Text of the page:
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Full Prescribing Info
Sevoflurane is fluoromethyl 2,2,2,-trifluoro-1-(trifluoromethyl) ethyl ether, a volatile liquid for inhalation, a nonflammable and non-explosive liquid administered by vaporization and is a halogenated general inhalation anesthetic drug.
Pharmacology: Pharmacodynamics: Cardiovascular Effects: As with all other inhalation agents, sevoflurane depresses cardiovascular function in a dose related fashion. In one volunteer study, increase in sevoflurane concentration resulted in decrease in mean arterial pressure, but there was no change in heart rate. Sevoflurane did not alter plasma noradrenaline concentrations in this study.
Nervous System Effects: In patients with normal intracranial pressure (ICP), sevoflurane had minimal effect on ICP and preserved CO2 responsiveness. The safety of sevoflurane has not been investigated in patients with a raised ICP. In patients at risk for elevations of ICP, sevoflurane should be administered cautiously in conjunction with ICP-reducing maneuvers such as hyperventilation.
Pharmacokinetics: In humans <5% of the absorbed sevoflurane is metabolized. The rapid and extensive pulmonary elimination of sevoflurane minimizes the amount of anesthetic available for metabolism. Sevoflurane is defluorinated via cytochrome P450 (CYP)2E1 resulting in the production of hexafluoroisopropanol (HFIP) with release of inorganic fluoride and carbon dioxide (or a one carbon fragment).
HFIP is then rapidly conjugated with glucuronic acid and excreted in the urine.
The metabolism of sevoflurane may be increased by known inducers of CYP2E1 (e.g. isoniazid and alcohol), but it is not inducible by barbiturates.
Sevoflurane is indicated for induction and maintenance of general anesthesia in adult and pediatric patients for inpatient and outpatient surgery.
Dosage/Direction for Use
The concentration of sevoflurane being delivered from a vaporizer during anesthesia should be known. This may be accomplished by using a vaporizer calibrated specifically for sevoflurane.
The administration of general anesthesia must be individualized based on the patient's response.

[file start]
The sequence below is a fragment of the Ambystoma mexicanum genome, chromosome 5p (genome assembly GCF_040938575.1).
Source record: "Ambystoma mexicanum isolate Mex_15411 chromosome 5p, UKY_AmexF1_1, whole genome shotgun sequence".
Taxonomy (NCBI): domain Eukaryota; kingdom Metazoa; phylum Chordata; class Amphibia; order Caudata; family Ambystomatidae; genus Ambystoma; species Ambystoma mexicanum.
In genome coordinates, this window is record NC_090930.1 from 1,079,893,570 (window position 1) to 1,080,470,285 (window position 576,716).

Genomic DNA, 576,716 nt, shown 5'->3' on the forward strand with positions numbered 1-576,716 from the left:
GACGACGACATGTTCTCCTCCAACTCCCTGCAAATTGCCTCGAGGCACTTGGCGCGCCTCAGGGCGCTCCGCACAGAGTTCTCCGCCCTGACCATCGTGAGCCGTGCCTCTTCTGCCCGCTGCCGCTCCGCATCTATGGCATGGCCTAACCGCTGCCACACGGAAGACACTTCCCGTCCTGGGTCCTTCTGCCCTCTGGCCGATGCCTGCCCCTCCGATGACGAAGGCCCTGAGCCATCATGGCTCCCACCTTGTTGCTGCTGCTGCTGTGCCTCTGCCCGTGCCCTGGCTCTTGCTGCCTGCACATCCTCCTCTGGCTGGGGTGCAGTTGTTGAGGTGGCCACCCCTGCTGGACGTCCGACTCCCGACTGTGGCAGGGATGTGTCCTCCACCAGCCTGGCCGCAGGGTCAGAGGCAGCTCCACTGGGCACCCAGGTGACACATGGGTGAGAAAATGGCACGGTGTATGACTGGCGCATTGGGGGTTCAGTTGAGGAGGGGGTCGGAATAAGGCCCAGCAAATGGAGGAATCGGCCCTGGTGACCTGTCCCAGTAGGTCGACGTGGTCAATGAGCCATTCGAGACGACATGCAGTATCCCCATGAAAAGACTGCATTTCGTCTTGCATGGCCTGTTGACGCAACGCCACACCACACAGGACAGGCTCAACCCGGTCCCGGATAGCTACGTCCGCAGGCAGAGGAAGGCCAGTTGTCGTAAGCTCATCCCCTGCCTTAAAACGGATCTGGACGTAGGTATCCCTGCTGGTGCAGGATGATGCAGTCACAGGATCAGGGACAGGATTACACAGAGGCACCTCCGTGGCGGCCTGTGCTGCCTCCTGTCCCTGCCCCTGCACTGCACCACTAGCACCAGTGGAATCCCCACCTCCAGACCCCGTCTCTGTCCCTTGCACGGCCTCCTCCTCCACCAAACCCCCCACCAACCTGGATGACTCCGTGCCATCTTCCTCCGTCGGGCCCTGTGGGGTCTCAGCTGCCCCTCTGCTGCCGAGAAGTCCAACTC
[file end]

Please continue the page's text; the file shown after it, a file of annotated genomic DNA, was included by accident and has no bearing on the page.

Replacement of Desiccated CO2 Absorbents: When a clinician suspects that the CO2 absorbent may be desiccated, it should be replaced. The exothermic reaction that occurs with sevoflurane and CO2 absorbents is increased when the CO2 absorbent becomes desiccated, such as after an extended period of dry gas flow through the CO2 absorbent canisters.
Pre-anesthetic Medication: No specific premedication is either indicated or contraindicated with sevoflurane. The decision to whether or not to premedicate and the choice of premedication is left to the discretion of the anesthesiologist.
Induction: Sevoflurane has a non-pungent odor and does not cause respiratory irritability; it is suitable for mask induction in pediatrics and adults.
Maintenance: Surgical levels of anesthesia can usually be achieved with concentrations of 0.5-3% sevoflurane with or without the concomitant use of nitrous oxide. Sevoflurane can be administered with any type of anesthesia circuit. (See table.)

Click on icon to see table/diagram/image
In the event of over dosage, the following action should be taken: Stop drug administration, establish a clear airway and initiate assisted or controlled ventilation with pure oxygen and maintain adequate cardiovascular function.
Sevoflurane can cause malignant hyperthermia. It should not be used in patients with known hypersensitivity to the drug or to other halogenated agents nor in patients with known or suspected susceptibility to malignant hyperthermia.
Malignant Hyperthermia: In susceptible individuals, potent inhalation anesthetic agents, including sevoflurane, may trigger a skeletal muscle hypermetabolic state leading to high oxygen demand and the clinical syndrome known as malignant hyperthermia. Sevoflurane can induce malignant hyperthermia in genetically susceptible individuals, such as those with certain inherited ryanodine receptor mutations. The clinical syndrome is signaled by hypercapnia, and may include muscle rigidity, tachycardia, tachypnea, cyanosis, arrhythmias, and/or unstable blood pressure. Some of these nonspecific signs may also appear during light anesthesia, acute hypoxia, hypercapnia, and hypovolemia. In clinical trials, one case of malignant hyperthermia was reported. In addition, there have been postmarketing reports of malignant hyperthermia. Some of these cases have been fatal. Treatment of malignant hyperthermia includes discontinuation of triggering agents (e.g., sevoflurane), administration of intravenous dantrolene sodium (consult prescribing information for intravenous dantrolene sodium for additional information on patient management), and application of supportive therapy. Supportive therapy may include efforts to restore body temperature, respiratory and circulatory support as indicated, and management of electrolyte fluid-acid-base abnormalities. Renal failure may appear later, and urine flow should be monitored and sustained if possible.